In the early 19th century, British cultural and social policies introduced Western education of science, economics and polity, albeit minimally, to ‘modernize’ the population of India. The Indian society had stagnated over the past few centuries, stuck in a rut of caste and conventions, and exploited by organized religious corruption. The British idea was to create a market for its industrial products and a society more open to Christian missionaries once it abandoned its own superstitions and ‘archaic’ religions.
The education system, though confined to a few, carried ideas of democracy and anti-imperialism even though it was structured to serve the colonizers. The Indian proved a quick learner and thinker. They absorbed modern ideas of liberty, individualism, and equality rapidly.
This intellectual awakening, led by Ram Mohan Roy who believed in a synthesis of Eastern and Western ideas, was a hopeful ember of individual thoughts even when it belonged to only a minute portion of the society. It culminated in the educated Indian’s analysis of the imperialistic nature of the British empire and the demand of their identity’s assertion. One of the most famous instances would be the Young Bengal movement, led by the Anglo-Indian Henry Vivian Derozio, who taught at the Hindu College, Calcutta. He inspired ideas of free thinking and to question all authority among his students.
And so, these British policies were hastily abandoned in 1858, post- the First War of Independence in 1857. But the motion of reforms was set in the Indian society and there was no turning back.
Why was this brief history lesson necessary?
To remind the present Indian society that public discourse and social engagement are revolutionary. It is why the British took swift action to pull back its education policies. And it is why ABVP goons are afraid of seminars and debates. The spread of ideas promoting an individual’s own ability to think is threatening to their existence. For who can understand the spirit of liberty and humanism enshrined in the Constitution of India, and not immediately see what those who violate it stand for?
Students are active and free thinkers, developing their cognitive ability on their own terms, as they take up both collaborative and dissenting ideas.
The culture of student protests in India is being suppressed violently for a long while now. JNU, HCU, FTII, BHU, KU—there is a systematic suppression being applied to eradicate questions, demands for self-assertion, and enforce assimilation.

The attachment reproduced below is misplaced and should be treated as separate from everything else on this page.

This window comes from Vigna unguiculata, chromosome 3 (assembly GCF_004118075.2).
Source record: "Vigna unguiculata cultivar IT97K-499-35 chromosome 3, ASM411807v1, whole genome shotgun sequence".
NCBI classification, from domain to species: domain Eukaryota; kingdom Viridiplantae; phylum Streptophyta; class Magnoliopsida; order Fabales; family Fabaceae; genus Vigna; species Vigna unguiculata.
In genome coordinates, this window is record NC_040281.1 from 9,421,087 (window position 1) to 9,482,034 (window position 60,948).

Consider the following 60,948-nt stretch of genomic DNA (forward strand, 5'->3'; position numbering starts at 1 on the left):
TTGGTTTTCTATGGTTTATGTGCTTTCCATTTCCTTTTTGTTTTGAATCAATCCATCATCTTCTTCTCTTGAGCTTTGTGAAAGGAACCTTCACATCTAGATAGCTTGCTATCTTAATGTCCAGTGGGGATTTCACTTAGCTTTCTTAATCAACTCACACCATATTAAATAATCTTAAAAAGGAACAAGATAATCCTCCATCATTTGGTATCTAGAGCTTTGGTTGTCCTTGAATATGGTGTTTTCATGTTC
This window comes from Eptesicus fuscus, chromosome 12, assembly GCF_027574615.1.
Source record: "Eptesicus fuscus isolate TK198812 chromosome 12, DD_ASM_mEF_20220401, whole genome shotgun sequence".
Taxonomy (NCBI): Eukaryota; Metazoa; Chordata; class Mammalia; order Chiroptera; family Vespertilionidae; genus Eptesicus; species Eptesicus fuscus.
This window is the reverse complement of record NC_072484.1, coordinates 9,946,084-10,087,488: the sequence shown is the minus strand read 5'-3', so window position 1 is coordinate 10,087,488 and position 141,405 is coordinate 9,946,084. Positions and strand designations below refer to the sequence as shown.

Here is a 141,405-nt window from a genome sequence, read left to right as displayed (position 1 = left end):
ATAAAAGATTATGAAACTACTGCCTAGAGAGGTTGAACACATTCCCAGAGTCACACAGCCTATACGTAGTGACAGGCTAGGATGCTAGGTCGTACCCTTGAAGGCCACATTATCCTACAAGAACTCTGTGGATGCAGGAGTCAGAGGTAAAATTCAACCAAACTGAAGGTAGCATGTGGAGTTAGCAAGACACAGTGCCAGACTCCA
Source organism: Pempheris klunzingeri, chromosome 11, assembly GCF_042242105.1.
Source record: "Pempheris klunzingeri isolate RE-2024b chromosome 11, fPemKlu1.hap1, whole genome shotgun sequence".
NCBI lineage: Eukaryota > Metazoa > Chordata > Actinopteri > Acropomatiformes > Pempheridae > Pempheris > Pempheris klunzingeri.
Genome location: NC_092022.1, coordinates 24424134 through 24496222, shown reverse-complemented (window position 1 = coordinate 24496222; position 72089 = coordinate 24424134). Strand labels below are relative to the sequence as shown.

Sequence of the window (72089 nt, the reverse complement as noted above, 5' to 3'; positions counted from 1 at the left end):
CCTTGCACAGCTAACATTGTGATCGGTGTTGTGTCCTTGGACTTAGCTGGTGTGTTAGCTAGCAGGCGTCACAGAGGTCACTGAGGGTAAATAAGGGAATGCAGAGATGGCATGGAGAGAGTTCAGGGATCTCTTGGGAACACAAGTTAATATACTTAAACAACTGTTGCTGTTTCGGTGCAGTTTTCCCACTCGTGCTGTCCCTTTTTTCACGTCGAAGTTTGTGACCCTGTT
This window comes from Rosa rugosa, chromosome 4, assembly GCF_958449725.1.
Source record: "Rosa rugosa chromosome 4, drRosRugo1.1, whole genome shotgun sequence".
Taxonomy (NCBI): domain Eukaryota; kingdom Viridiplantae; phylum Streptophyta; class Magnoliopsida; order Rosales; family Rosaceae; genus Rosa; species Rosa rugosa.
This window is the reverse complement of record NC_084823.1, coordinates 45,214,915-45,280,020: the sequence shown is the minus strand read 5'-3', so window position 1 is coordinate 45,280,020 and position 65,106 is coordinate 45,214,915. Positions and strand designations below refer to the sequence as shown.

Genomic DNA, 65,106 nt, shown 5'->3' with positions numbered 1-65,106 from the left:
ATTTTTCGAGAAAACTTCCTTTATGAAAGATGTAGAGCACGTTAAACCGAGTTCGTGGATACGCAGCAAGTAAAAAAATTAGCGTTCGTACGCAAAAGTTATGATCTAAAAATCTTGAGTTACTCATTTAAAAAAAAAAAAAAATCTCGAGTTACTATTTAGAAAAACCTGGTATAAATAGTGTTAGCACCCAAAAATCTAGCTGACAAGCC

Now, this arrives in DU. The on-going violence against students and teachers is a prime example of silencing the individual and persecuting beliefs based on a vision of a dignified life.
What happened at Ramjas College is not new. But this particular incident highlights, close to home, the systematic attack in the light of the recent wave of pushback against liberal ideas across the world.
In the guise of national pride, those drenched in the vitriol of fascist ideologies swooped in around the campus to create an atmosphere waiting to ignite. Then, with no support from the police or the Vice Chancellor, the students got caught in the fray. This, in turn, was used to turn the narrative around, painting the students as provocative and violent. Videos without context spread on social media and public opinion is now being turned against the DU students, using statements from various other occasions spoken by those invited.
The entire scenario seems dishearteningly familiar. Any attempt to contextualize videos, quotes, pictures is met with an organized resistance that uses the tactic of counter-questioning and derailing the moment actual logic breaks their bubble.
This is a vicious cycle with repercussions that a narrowed perspective of short-term selfish political goals is heedless of. It flames the inflammatory rhetoric that preys on fears. It feeds the alienation which, when explodes, is conveniently de-contextualized, again, and labeled “radicalism” that is deemed anti-national and in need of control by force.
If this isn’t a tactic picked straight from the British imperialism that leached the bones of South Asia for the pursuance of its own supremacy with exactly these steps, what is?
There are arguments from the cautious liberal of India who tries to draw parallels in the Western world, primarily the US. I understand the measures were extreme, but what can one do? Do you think the US will allow anyone to speak like this in its Universities? For all of US’s international faults, its public—which overwhelmingly did not vote for its current President—is, since November 2016, vocal against fascism in its domestic life at least. The historic Women’s March that surfaced on every continent, the UC Berkeley protests against the bigot Milo Yiannopoulos, the protests against the capitalist-driven Dakota Access Pipeline, the Black Lives Matter movement, the resurgence of Antifa and the Black Bloc—everything is an answer to those who have settled in their comfort.
The fight for free thinking, liberty, equality, and against fascism is arduous and often stumbling, but history is proof that it always prevails.